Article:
Rule of law and independence of judiciary under threat in Mongolia

Issued by Transparency International Secretariat



Transparency International is extremely concerned by the dismissal of 17 judges over corruption accusations in Mongolia last week. The Mongolian parliament should fully implement the joint recommendations issued in May by the UN Special Rapporteur on the situation of human rights defenders and Special Rapporteur on the independence of judges and lawyers.

The 17 judges were dismissed on 26 June by the Judiciary Council and National Security Council, based on amendments to laws governing the judiciary and anti-corruption agency that were adopted in an emergency session of Mongolian parliament on 27 March. At that time, Transparency International criticised the amendments as threatening to “undermine the separation of powers and systems of checks and balances designed to prevent abuse and ensure respect for the rule of law.” In May 2019, the head and deputy head of Mongolia's anti-corruption agency were removed from their posts under the amended laws. 

Delia Ferreira Rubio, Chair of Transparency International, said: “Mongolia is heading in a dangerous direction, and sacking 17 judges on accusations of corruption just after one month after two UN Special Rapporteurs recommended that the government stop politically interfering in the judicial system shows a flagrant disregard for the country’s international commitments. Removing these judges and sacking the heads of the anti-corruption agency threatens any recent gains in the fight against corruption in Mongolia.”

Some Mongolian parliamentarians had called for judges to be dismissed, and Transparency International urges all state and non-state actors to respect the rule of law and due process in their words and actions. Further, through a newly proposed draft law on non-profit legal entities and social media, the Mongolian parliament appears to be attempting to reduce freedom of expression, association, and civil society’s access to resources. Undermining democratic freedoms will lead to increased corruption and impunity, Transparency International warned.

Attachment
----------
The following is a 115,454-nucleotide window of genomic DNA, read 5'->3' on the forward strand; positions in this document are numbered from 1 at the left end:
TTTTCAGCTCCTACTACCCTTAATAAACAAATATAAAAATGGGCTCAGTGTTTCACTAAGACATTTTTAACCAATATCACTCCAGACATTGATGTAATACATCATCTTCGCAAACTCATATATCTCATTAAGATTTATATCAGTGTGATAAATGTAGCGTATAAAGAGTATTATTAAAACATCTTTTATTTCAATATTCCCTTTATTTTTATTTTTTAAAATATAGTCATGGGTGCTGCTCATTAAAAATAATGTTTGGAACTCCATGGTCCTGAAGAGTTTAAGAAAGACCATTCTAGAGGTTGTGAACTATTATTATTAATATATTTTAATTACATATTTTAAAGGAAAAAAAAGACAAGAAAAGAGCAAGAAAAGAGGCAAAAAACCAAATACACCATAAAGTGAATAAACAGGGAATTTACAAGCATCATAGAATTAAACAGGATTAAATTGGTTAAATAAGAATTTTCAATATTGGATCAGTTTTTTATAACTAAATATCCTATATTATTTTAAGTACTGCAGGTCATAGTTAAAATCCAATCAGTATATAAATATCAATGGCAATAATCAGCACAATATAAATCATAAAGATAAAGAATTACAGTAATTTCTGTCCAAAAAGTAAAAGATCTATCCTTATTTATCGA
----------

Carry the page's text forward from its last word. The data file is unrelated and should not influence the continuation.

A recent assessment by Transparency International showed that only 24 per cent of corruption cases in Mongolia were prosecuted and 76 per cent were dropped by prosecutors. Mongolia should eliminate any interference by the National Security Council in the independence of the anti-corruption agency and establish a well-resourced and specialised anti-corruption court.


For any press enquiries please

Michael Hornsby
T: +49 30 34 38 20 666
E: .(JavaScript must be enabled to view this email address)

Solicitude

Support Transparency International

The terrible consequences of police corruption in South Africa

What do we do when those mandated to protect us are serving other interests than public safety and security? In South Africa, police corruption leaves the public exposed to high rates of crime, and causes distrust of the police service while allowing crime to flourish.